An Introduction to Online Ethnography (Doctoral Research Methods Workshop Series, Part 2)
Speakers: Professor Rebecca Eynon, Professor Eric T. Meyer
Thursday 24 November 2011, 14:00:00 - 17:00:00
Oxford Internet Institute, 1 St Giles, Oxford OX1 3JS United Kingdom
Please email your name and affiliation to firstname.lastname@example.org or telephone +44 (0)1865 287209. Students are welcome to attend all or just one or two of the workshops.
This is the second workshop in a three-part series on social science research methods, aimed at doctoral students at the University of Oxford.
The online environment offers a range of possibilities for people to come together, connect and interact online; and as more and more people participate in online spaces new methodological approaches and techniques have been developed in order for Social Scientists to try to examine and understand the nature and meanings of these interactions. In this three hour workshop students will have the opportunity to discuss and explore the key conceptual and methodological understandings needed to conduct online ethnography and related qualitative approaches.
Topics to be Covered
During this three hour workshop we will:
Provide a brief overview of the ethnographic tradition
Explore the new opportunities and challenges the Internet has presented for those interested in carrying out ethnograph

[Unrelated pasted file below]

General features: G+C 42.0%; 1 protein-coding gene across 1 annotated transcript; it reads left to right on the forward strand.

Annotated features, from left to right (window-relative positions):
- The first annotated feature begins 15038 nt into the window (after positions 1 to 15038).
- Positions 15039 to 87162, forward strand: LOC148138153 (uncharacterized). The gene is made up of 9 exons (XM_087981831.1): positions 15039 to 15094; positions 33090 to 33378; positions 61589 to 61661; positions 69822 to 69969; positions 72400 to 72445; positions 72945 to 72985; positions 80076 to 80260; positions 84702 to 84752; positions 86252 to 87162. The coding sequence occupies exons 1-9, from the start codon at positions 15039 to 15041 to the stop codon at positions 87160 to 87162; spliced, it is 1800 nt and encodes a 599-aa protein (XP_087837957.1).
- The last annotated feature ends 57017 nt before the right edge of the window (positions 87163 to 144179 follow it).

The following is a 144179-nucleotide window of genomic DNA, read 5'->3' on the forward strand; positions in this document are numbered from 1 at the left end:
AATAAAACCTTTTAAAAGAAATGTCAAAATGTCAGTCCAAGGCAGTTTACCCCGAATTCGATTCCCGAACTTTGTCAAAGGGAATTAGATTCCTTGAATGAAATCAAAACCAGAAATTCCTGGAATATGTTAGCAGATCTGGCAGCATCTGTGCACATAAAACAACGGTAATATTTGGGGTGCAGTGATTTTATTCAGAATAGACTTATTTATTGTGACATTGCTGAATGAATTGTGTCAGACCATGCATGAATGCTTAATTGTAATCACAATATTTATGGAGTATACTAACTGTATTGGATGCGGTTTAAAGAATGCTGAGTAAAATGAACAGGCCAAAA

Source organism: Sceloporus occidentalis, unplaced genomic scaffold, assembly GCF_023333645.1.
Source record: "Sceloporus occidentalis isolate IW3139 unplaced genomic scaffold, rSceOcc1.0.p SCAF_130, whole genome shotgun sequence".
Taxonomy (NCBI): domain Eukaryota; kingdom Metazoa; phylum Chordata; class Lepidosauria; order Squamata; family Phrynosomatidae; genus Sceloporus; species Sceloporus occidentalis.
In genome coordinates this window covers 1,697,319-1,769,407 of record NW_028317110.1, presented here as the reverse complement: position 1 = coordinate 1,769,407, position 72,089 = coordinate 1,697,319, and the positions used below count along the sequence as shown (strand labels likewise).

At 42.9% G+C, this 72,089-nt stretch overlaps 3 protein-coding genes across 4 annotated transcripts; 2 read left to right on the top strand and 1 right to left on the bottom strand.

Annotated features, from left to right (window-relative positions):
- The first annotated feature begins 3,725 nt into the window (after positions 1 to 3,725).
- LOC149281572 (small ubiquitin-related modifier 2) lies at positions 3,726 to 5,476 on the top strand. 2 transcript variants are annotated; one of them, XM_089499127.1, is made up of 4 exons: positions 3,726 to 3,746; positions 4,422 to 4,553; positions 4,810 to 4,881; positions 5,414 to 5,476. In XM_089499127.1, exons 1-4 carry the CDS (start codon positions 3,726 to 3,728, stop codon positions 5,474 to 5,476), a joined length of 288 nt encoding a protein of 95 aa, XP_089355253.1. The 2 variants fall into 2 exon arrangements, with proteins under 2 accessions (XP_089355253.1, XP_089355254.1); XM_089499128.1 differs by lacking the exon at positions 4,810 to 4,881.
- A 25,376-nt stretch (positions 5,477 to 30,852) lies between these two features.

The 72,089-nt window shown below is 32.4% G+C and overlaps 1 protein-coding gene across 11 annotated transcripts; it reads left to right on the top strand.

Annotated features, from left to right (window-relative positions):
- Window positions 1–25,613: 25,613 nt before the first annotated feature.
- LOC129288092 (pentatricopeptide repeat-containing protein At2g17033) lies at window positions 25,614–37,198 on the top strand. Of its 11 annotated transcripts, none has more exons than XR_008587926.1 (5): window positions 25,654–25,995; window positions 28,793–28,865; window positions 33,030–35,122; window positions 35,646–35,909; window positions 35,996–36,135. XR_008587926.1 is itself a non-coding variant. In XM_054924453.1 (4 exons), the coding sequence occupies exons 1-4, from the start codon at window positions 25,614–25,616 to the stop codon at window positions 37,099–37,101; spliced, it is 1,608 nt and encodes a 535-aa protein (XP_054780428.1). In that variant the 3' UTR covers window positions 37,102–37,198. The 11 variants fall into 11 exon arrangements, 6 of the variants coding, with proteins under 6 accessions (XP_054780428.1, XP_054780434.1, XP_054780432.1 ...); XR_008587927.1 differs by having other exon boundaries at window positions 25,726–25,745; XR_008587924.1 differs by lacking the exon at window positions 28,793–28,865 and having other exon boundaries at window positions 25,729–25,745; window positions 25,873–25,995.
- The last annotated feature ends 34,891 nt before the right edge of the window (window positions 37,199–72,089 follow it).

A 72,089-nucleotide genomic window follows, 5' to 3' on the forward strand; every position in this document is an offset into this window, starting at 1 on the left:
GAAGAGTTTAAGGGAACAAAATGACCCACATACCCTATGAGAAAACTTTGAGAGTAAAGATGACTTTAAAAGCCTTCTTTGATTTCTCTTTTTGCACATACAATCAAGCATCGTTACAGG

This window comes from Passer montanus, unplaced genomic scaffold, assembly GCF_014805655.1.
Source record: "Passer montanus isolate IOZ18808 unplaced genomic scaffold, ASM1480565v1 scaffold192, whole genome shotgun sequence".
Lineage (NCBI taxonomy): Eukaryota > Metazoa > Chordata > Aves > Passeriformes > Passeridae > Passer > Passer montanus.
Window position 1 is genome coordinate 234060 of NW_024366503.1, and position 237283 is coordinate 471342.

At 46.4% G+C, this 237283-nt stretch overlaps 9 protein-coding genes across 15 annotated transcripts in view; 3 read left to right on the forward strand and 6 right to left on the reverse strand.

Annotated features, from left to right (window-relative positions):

Examine the more practical aspects of how to go about an ethnographic study (including finding and defining a case, entering and exiting the field
Highlight the range of methods that may be incorporated as part of an online ethnography and how to go about them
Discuss novel methods that are being used to analyse web based data and how using these methods may actually be changing what ethnography originally set out to be
Introduce ways to manage the extensive amount of data that is collected during online ethnography
Explore the ethical considerations of online ethnography
Who Should Take This Course?
This half day workshop is designed as an introduction to online ethnography. It is anticipated that you will have a good foundation in traditional social science qualitative methods such as interviews and observation. This course will be most beneficial to those students who already have an idea for their thesis topic and consider online ethnography to be one possible approach or for those who have recently begun their pilot study. Through discussions with the tutors and other students the workshop is designed to provide you with a sound introduction to this approach, assist you in determining if online ethnography is the most appropriate methodological approach for your thesis, help you in refining and developing the focus and techniques you wish to employ in your study and providing you with ways to resolve problems that you have / may encounter whilst in the field.
The workshop is designed as an interactive event, where students are encouraged to come and share their questions, experiences and concerns about the use of this approach for their thesis.
Fielding, N, Lee, R.M, and Blank, G. (Eds) (2008) The Sage Handbook of Online Research Methods. Sage. London. Chapter 14.
Nardi, B. (2010) My Life as a Night Elf Priest: An Anthropological Account of World of Warcraft. Prolog. Chapters 1 and 2.
About the speakers